Insurable Interest

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Insurable interest can be a financial interest in a piece of property. Getty Images/Eric Anthony Johnson

In commercial property insurance, insurable interest means a financial interest or economic stake in a piece of property. When a person has an insurable interest in property, he or she will sustain a financial loss if the property is damaged or destroyed. That person also benefits financially when the property is preserved.

The owner of a piece of property has an insurable interest in it. The owner will lose all or a portion of the property's value if the property is damaged or destroyed.

For example, Sam pays $500,000 in cash for a warehouse to use in his business. Five years later, the building has appreciated to $600,000. Should the building be destroyed by a fire, Sam would sustain a financial loss of $600,000. Thus, Sam's insurable interest in the building is $600,000.

Law of Insurable Interest

Property insurance is based on a rule called the law of insurable interest. This rule is based on the idea that a person cannot receive payment for damage to insured property if he or she has no insurable interest in it when the damage occurs. The rule is designed to protect society against fraud, dishonesty, and speculation. The following example demonstrates why this is important.

Bill owns a commercial building that he insures under a commercial property policy. Six months after purchasing the policy, Bill sells the building to Steve. Bill does not inform his insurance company of the sale.

Two weeks later the building is destroyed by a tornado. Steve is out of the country when the damage takes place and doesn't know it has occurred.

Bill files a claim for the replacement value of the building under his property policy. Unaware that Bill no longer has an interest in the building, his insurer pays him for the loss.

Bill has collected a windfall from his insurance policy. He has received payment for a financial loss he did not sustain. When the damage occurred, Bill had no insurable interest in the building.

Insurance is intended to make an insured "whole" for a loss, not to profit from it. Thus, insurance differs from gambling. Gambling can provide a gain but insurance cannot. By requiring insureds to have an insurable interest in covered property, insurance companies make sure that property policies cannot be used for gambling.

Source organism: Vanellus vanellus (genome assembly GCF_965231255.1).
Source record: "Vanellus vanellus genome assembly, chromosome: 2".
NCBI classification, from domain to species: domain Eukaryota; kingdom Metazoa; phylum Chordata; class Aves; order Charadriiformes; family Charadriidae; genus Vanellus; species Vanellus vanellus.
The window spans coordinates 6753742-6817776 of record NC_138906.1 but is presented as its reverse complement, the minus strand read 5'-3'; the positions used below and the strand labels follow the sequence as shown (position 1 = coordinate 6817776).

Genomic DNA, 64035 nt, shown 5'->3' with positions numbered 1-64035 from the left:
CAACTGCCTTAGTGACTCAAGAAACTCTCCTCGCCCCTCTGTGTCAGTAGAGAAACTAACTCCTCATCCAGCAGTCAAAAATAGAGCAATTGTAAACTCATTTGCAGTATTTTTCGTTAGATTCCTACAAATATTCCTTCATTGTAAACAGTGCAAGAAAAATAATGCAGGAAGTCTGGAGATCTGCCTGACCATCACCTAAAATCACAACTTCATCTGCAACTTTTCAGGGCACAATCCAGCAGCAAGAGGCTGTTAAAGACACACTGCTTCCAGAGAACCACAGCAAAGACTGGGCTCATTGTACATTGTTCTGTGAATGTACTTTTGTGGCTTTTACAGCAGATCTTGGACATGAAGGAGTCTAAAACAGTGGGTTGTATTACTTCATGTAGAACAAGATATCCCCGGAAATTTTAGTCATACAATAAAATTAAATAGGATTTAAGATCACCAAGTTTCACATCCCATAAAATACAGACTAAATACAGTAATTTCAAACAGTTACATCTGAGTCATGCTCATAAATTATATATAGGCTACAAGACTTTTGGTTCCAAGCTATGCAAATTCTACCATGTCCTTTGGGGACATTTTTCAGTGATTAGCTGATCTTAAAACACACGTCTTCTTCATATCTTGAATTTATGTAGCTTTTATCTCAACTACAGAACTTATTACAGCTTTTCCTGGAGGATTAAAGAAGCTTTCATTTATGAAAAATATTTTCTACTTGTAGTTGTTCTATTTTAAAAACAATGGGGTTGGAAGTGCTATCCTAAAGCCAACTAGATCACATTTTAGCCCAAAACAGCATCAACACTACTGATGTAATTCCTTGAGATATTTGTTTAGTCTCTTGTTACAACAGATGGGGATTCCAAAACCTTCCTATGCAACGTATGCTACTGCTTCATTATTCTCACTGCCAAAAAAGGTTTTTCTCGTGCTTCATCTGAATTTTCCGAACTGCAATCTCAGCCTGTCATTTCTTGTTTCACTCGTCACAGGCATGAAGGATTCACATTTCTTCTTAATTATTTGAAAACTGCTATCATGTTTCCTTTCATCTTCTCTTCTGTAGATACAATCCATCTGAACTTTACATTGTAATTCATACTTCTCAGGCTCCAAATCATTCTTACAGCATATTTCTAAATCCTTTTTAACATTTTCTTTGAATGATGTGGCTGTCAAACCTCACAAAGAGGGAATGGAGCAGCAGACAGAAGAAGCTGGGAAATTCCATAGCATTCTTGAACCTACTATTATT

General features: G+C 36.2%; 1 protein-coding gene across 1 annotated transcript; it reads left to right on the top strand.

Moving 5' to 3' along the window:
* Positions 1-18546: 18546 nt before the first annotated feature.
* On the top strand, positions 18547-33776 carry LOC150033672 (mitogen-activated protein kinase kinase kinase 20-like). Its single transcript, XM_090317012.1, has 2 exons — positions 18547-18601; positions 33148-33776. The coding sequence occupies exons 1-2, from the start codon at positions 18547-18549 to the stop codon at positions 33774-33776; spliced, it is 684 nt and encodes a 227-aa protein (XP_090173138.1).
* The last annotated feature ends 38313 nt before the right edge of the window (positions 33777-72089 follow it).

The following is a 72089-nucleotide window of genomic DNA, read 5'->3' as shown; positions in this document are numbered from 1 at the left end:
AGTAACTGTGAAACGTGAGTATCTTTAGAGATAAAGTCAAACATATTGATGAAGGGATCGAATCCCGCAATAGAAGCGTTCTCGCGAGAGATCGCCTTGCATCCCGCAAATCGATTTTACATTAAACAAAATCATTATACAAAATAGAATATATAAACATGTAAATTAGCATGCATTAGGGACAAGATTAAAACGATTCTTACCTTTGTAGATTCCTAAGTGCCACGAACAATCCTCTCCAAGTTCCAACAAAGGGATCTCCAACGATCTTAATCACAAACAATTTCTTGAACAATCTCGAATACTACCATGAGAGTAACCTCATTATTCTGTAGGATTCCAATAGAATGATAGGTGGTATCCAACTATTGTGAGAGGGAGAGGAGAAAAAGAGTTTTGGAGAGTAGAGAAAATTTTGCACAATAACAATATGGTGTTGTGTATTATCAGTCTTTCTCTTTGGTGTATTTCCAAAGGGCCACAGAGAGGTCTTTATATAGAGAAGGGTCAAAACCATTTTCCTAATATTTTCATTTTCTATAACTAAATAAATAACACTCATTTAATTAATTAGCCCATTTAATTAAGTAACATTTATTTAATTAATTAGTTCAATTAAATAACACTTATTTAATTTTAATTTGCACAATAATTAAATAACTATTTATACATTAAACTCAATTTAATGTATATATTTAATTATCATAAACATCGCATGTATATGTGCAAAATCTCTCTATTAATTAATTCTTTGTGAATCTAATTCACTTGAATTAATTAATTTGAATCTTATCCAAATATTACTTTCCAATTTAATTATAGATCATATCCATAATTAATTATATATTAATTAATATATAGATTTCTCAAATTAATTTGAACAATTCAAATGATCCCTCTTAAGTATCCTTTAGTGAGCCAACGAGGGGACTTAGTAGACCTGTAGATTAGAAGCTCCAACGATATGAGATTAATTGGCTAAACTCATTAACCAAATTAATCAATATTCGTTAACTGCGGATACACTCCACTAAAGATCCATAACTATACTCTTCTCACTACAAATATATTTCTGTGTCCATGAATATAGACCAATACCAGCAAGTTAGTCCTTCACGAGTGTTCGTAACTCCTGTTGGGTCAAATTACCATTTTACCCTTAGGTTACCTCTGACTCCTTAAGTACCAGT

Interest of Lenders

A lender has an insurable interest in property used as collateral for a loan. Suppose that Sarah obtains a $25,000 loan from a bank to purchase a commercial refrigerator. The bank has the right to take possession of the refrigerator if Sarah defaults on the loan. If the refrigerator is destroyed by a fire or some other peril, the bank will lose the value of the collateral. The bank can protect its financial interest in the refrigerator by requiring Sarah to insure the appliance under a commercial property policy.

When a person obtains a mortgage from a bank to buy a building, the bank (mortgagee) has an insurable interest in the building to the extent of the outstanding mortgage.

The bank's interest in the building declines over time as the borrower pays off the loan. The buyer (mortgagor) has an insurable interest in the property to the extent of his or her equity in the property.

Suppose that Bob purchases a building for $1 million. Bob insures the building for $1 million under a commercial property policy. Five years later, the building is destroyed by a fire. At the time of the fire, Bob owes the bank $500,000. Bob's insurer determines that the value of the building is $1 million. It sends the $1 million payment to the bank. The bank retains $500,000 and forwards the remainder to Bob.

Extent of Insurable Interest

The amount you can recover for a property loss depends on your insurable interest in the property when the loss occurred. If your interest in the property has changed since the policy was written, your insurer will calculate your loss payment based on your interest in the property at the time of the loss.

For example, suppose you buy a building that you insure under a commercial property policy. Four months later you sell half of your interest in the building to your friend, Jim. Two months after the sale the building burns to the ground. You file a claim under your property policy seeking recovery for the total insured value of the building. Your insurer discovers that you owned only 50% of the building when the loss occurred. Your insurer compensates you for only 50% of the value of the building.

Auto Physical Damage Coverage

The rules regarding insurable interest apply to physical damage coverage under a commercial auto policy. To obtain recovery for loss or damage to a covered auto under Comprehensive, Specified Causes of Loss, or Collision coverage, you must have an insurable interest in the damaged auto at the time the loss occurs.